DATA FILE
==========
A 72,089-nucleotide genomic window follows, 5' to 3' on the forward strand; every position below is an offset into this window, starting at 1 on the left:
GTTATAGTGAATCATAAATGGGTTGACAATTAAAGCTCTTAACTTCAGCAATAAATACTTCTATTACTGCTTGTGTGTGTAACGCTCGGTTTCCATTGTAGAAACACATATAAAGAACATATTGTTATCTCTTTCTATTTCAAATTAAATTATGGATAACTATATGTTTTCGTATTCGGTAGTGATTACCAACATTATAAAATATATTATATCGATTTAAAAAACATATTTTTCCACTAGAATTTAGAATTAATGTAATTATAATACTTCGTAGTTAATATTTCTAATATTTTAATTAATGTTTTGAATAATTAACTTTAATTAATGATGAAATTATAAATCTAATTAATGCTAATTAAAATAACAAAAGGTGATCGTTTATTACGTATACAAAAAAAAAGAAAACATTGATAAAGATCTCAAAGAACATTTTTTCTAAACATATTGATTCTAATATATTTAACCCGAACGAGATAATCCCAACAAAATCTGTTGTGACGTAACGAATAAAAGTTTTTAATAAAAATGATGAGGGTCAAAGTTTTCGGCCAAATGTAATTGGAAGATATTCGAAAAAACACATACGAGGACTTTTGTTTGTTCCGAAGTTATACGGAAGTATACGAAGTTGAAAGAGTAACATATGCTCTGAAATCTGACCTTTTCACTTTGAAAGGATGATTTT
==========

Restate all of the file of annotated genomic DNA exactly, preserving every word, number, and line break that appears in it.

A 72,089-nucleotide genomic window follows, 5' to 3' on the forward strand; every position below is an offset into this window, starting at 1 on the left:
GTTATAGTGAATCATAAATGGGTTGACAATTAAAGCTCTTAACTTCAGCAATAAATACTTCTATTACTGCTTGTGTGTGTAACGCTCGGTTTCCATTGTAGAAACACATATAAAGAACATATTGTTATCTCTTTCTATTTCAAATTAAATTATGGATAACTATATGTTTTCGTATTCGGTAGTGATTACCAACATTATAAAATATATTATATCGATTTAAAAAACATATTTTTCCACTAGAATTTAGAATTAATGTAATTATAATACTTCGTAGTTAATATTTCTAATATTTTAATTAATGTTTTGAATAATTAACTTTAATTAATGATGAAATTATAAATCTAATTAATGCTAATTAAAATAACAAAAGGTGATCGTTTATTACGTATACAAAAAAAAAGAAAACATTGATAAAGATCTCAAAGAACATTTTTTCTAAACATATTGATTCTAATATATTTAACCCGAACGAGATAATCCCAACAAAATCTGTTGTGACGTAACGAATAAAAGTTTTTAATAAAAATGATGAGGGTCAAAGTTTTCGGCCAAATGTAATTGGAAGATATTCGAAAAAACACATACGAGGACTTTTGTTTGTTCCGAAGTTATACGGAAGTATACGAAGTTGAAAGAGTAACATATGCTCTGAAATCTGACCTTTTCACTTTGAAAGGATGATTTT